One option that might be available is to finish your current degree and supplement your credentials with a postgraduate certificate program. Certificates are smaller programs that showcase your knowledge in a specified area of focus. This could give you the knowledge you may have been craving with a degree change without jumping through the hoops of making the formal switch.
Beaird also asks whether you might be pursuing a Ph.D. or other terminal degree in this new field. Perhaps you can wait until this more advanced degree program to make the switch.
3. Know Your Options.
“Do your research,” says Beaird. “Do you absolutely need a graduate degree that is specific to the field you’re trying to go into?” Look up leaders in your field of interest and see what kind of education they have. Chances are there is quite a bit of variability among the biggest names in your discipline. The data show that having a master’s degree at all is beneficial, but that doesn’t mean that any one degree will always be the only available choice for you.
In the meantime, consider branching out to educational options that are more relevant to your new desired discipline. Keep an eye out for electives, internship opportunities, etc. that count toward your degree while also touching on other subjects that interest you.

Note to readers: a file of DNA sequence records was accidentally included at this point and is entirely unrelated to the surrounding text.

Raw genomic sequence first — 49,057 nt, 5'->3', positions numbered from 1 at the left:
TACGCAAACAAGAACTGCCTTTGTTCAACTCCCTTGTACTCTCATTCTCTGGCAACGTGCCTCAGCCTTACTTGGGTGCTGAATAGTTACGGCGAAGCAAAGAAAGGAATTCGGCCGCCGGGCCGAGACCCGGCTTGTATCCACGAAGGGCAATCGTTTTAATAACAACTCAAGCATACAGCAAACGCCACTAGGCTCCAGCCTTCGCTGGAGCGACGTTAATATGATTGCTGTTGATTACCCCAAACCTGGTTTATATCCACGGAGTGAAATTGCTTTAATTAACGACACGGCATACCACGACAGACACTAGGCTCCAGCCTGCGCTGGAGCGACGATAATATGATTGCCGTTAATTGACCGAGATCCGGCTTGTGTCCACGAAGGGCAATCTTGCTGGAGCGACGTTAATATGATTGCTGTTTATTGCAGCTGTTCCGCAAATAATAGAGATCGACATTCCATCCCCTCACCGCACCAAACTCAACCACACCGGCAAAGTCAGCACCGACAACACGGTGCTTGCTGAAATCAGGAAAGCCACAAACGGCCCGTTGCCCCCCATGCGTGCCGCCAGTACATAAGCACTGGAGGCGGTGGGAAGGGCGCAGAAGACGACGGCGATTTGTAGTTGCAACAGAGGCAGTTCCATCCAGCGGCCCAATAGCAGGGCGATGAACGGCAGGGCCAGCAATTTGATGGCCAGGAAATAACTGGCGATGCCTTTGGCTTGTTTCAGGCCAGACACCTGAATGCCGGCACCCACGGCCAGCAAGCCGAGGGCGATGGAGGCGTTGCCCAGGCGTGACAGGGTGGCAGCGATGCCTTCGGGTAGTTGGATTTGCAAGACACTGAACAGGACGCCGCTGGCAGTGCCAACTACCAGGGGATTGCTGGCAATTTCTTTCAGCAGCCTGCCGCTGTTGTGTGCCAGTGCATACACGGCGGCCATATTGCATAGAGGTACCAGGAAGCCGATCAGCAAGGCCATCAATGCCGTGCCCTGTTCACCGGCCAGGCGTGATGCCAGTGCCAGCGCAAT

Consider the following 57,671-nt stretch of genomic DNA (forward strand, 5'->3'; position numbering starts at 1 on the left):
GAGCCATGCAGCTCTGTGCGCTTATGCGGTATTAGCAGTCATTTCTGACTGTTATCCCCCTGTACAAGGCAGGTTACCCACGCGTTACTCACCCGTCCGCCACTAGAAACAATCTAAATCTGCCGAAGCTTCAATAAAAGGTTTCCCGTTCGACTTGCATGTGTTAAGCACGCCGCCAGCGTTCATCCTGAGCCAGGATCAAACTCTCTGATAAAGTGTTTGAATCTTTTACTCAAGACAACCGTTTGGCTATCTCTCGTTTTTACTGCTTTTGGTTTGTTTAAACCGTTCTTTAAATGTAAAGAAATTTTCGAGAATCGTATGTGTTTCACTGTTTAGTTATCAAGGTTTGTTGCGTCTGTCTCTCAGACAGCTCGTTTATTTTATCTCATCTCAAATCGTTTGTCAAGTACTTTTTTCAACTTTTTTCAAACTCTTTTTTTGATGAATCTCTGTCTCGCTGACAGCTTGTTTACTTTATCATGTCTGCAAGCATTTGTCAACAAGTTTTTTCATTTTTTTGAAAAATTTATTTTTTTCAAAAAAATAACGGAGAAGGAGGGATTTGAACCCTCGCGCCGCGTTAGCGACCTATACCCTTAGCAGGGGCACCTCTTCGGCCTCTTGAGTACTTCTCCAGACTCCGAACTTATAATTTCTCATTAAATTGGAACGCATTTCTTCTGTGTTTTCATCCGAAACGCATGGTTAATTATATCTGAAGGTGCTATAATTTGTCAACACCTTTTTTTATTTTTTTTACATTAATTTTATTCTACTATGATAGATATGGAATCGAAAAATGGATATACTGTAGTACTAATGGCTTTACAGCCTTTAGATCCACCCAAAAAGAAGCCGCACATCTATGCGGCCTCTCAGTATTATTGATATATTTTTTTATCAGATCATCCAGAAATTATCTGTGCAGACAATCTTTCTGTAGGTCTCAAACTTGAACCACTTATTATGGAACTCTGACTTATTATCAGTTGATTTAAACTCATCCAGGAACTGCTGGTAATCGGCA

4. Consider the Costs.
Rerouting your degree path can be quite costly in terms of both time and money. Beaird encourages students to “speak with the program director for your new program so they can review your transcript.” Emphasize the importance of finding ways to transfer whatever credits can be applied to your new degree. Every bit counts toward keeping costs low and saving you time.
No matter how many credits transfer, there’s no avoiding the fact that a brand-new degree program will probably incur some major new fees. “Will you have to take out a student loan or additional student loans to cover these costs?” Beaird requests that students consider their current outstanding loans and how much they would be willing to add on. In the end, it’s your money, so it’s up to you to know what is and isn’t reasonable.
5. Weigh the Benefits.
Ultimately, your decision to persist in your current degree or switch to a new program is deeply personal. You will have to consider the extra costs, the extra time it will take to get a master’s, and the potential of having earned credits that won’t be able to count toward your new degree. But that doesn’t mean the switch isn’t worth it! A master’s degree is important, but so is your quality of life. If you’ve found that your current degree program isn’t fulfilling enough to see it through, going through the process of transferring might be the best option.
However hesitant you might be about changing the track of your graduate school education, you will always get the most clarity and the best guidance from an advisor and graduate admissions officers. Visit yours to learn about the steps you might need to take. Remember, you don’t have to commit to anything just yet, so it never hurts to gather information. Know your options so that you can achieve your goals in a way that is not only efficient, but truly fulfilling.